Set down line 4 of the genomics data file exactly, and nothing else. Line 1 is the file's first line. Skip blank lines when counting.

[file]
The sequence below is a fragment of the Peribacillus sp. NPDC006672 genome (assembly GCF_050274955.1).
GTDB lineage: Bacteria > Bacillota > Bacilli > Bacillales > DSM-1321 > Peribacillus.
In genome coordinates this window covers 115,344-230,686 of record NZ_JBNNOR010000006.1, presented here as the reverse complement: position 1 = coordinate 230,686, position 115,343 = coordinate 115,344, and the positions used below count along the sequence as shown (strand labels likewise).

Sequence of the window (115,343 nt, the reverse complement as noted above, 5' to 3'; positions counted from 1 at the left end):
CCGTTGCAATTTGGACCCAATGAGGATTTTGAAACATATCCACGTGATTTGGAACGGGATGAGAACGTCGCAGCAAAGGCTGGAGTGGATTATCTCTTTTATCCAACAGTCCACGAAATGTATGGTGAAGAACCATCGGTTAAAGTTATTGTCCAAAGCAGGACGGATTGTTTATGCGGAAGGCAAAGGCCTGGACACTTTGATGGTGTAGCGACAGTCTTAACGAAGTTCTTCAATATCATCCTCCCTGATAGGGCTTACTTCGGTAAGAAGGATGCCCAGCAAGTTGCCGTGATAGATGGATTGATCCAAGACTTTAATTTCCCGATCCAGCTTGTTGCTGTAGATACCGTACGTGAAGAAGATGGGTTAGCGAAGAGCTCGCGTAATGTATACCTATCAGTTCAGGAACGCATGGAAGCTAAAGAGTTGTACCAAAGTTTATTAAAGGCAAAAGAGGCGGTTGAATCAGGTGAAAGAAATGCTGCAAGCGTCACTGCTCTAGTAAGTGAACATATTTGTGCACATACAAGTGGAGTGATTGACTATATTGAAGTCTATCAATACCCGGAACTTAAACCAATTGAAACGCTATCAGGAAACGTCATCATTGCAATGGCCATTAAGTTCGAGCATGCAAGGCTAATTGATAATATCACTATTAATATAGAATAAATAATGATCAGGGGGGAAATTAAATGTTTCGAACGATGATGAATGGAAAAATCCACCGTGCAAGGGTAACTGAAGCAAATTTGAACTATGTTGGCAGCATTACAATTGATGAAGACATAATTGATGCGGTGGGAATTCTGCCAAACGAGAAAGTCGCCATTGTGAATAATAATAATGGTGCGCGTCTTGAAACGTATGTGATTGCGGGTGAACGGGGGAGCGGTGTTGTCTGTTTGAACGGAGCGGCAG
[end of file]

Sequence of the window (115,343 nt, the reverse complement as noted above, 5' to 3'; positions counted from 1 at the left end):